Make social Europe a reality

On the occasion of the Social Summit for Fair Jobs and Growth on 17 November in Gothenburg, CEC European Managers calls for better representativity in social dialogue and for strenghtening the social dimension of Europe. In its response to the reflection paper issued by the European Commission, the managers’ organisation highlights the need for smart, adapted and inclusive social security and education for all citizens, while respecting national differences.

In its function as a European social partner organisation, CEC European Managers wants to contribute to the current debate on how the European Union should prepare to face the future challenges that await it. Following the social partners consultation on the European Pillar of Social rights, to which CEC had contributed, and at the occasion of the pillar’s proclamation during the Social Summit, CEC now makes its publication on the future of social Europe available. “Managers support the idea that social and economic progress go hand in hand. The establishment of the European Pillar of Social Rights could serve as a tool towards more social convergence in and among member states without imposing one-fits-all solutions” said Ludger Ramme, President of CEC European Managers. 

Here are the main points of the CEC document on “The Social Dimension of Europe” (please find the full version below):

  • As the economy recovers, Europe must focus on answering the real needs and expectations of the people as a tool against Euroscepticism. The model of social market economy needs to be reinforced, with more attention to  social progress.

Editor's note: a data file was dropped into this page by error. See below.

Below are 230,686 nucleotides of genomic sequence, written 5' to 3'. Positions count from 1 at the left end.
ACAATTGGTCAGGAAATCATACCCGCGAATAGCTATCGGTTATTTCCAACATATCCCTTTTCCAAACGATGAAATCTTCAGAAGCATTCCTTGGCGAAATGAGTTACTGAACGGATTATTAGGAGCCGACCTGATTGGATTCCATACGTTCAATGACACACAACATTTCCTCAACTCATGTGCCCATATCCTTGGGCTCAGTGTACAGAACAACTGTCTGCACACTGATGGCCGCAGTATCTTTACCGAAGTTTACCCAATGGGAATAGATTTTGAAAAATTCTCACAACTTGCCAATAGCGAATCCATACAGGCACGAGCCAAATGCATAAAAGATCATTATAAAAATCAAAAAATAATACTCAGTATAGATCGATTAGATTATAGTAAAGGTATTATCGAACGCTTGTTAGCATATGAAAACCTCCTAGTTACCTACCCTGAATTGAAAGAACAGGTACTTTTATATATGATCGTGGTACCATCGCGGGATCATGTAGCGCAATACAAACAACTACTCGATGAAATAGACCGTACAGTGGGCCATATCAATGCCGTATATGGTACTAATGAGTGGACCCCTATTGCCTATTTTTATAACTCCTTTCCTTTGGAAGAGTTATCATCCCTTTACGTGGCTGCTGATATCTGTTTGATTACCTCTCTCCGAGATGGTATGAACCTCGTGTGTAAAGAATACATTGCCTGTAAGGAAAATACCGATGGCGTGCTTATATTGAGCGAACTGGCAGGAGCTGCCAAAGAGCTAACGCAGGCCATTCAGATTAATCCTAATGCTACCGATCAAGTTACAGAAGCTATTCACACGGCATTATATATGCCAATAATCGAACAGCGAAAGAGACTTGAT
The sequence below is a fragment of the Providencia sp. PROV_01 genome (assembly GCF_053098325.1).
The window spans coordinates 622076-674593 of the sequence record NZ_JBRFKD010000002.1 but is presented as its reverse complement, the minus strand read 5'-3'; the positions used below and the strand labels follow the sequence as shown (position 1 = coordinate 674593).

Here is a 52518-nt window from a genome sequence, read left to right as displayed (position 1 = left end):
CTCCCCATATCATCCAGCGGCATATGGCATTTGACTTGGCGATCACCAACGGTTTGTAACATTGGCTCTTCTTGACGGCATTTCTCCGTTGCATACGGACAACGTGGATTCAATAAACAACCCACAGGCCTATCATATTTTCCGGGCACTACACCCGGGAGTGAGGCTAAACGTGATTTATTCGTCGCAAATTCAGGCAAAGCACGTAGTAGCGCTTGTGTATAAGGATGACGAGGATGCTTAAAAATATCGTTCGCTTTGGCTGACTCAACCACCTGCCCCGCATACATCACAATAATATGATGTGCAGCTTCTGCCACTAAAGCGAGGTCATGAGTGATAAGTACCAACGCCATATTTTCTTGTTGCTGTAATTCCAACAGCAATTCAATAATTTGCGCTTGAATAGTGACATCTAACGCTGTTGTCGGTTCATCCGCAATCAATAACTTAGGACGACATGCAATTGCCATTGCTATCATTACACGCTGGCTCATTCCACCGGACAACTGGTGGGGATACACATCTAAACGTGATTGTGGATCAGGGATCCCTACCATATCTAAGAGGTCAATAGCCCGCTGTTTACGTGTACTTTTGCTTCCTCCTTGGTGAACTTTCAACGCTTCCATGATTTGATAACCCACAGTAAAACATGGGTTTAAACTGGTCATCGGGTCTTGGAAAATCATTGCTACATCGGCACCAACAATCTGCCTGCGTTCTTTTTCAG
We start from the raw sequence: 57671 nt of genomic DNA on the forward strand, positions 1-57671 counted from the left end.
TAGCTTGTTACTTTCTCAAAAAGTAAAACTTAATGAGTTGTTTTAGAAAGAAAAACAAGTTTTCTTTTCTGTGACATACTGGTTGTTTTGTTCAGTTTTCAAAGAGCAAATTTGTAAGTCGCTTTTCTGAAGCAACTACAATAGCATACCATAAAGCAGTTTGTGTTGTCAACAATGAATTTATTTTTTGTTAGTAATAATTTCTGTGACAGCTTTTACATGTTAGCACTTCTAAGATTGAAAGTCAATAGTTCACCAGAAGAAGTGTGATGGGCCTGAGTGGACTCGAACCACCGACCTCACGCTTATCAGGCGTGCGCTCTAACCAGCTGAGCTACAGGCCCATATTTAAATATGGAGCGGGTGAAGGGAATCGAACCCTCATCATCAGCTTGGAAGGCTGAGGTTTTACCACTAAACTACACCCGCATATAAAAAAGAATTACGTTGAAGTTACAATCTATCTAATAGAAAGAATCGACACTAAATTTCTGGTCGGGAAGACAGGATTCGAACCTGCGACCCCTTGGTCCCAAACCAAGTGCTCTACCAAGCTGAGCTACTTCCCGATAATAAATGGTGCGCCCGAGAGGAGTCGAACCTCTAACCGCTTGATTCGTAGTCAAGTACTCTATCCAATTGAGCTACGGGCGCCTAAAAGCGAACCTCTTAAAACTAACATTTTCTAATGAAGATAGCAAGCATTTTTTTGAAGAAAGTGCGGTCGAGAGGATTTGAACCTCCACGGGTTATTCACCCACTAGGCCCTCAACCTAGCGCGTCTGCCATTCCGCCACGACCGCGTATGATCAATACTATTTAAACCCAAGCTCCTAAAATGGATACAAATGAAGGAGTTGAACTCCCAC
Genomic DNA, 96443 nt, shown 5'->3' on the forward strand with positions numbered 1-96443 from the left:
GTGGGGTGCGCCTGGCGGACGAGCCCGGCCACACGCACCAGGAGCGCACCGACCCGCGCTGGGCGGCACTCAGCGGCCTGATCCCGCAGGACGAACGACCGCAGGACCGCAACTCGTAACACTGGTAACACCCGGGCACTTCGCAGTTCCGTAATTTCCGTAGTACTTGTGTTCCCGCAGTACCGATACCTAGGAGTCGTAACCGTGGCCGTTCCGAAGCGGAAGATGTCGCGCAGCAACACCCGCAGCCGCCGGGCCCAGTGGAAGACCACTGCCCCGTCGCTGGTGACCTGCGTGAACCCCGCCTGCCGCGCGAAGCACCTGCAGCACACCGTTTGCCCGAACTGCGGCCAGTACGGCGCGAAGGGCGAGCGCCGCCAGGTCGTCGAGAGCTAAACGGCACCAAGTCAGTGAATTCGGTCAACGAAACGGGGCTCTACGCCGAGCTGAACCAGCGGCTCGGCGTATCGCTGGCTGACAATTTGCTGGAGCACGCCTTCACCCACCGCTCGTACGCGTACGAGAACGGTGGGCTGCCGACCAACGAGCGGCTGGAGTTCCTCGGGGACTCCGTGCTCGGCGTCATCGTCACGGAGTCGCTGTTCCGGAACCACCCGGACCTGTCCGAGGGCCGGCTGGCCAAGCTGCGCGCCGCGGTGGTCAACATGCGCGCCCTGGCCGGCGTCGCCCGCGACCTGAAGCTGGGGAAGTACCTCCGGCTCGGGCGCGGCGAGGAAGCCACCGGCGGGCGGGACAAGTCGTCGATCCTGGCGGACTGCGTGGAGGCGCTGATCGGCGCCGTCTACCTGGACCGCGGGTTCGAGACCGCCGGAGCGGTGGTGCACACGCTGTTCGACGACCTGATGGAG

• An educational campaign to counter fake news and Eurobashing is needed: the EU must clearly explain what it is able to do, showing that isolationism is not an answer. A new narrative of Europe is necessary.
  • In a fast-changing world of work, make sure that innovations in this field do not unfold to the detriment of quality employment. Social protection mechanisms need to be adaptive and evolve rapidly, to continue guaranteeing protection to all. To design the best policies and anticipate the future needs, skilled leadership is essential.
  • Promote “smart” administrations and invest in education, to support students better face a labour market where professional statuses change more rapidly with new, transversal skills.
  • Facing the growing diversity of our societies, we need to ensure fair and equal conditions to all to make the most of all potential (yet too often unused) pools of competences. Integration must become a priority, both in the workplace and at societal level, dealt with in a professional way. In a diverse society, the need to ensure a fair representation of all its actors become fundamental.
  • The EU is more than the sum of its policies: it is an irrevocable political space for liberty, shared rights and common identity covering more than 500 million individuals. Any option aiming at limiting its scope and function to the simple dimension of the single market would be anachronistic and dangerous. Member States wishing to do more in selected domains should be given the opportunity to do so, paving the way for others to join at a later stage.

Please also find “Managers in Europe” on the managers’ vision for the future of Europe here.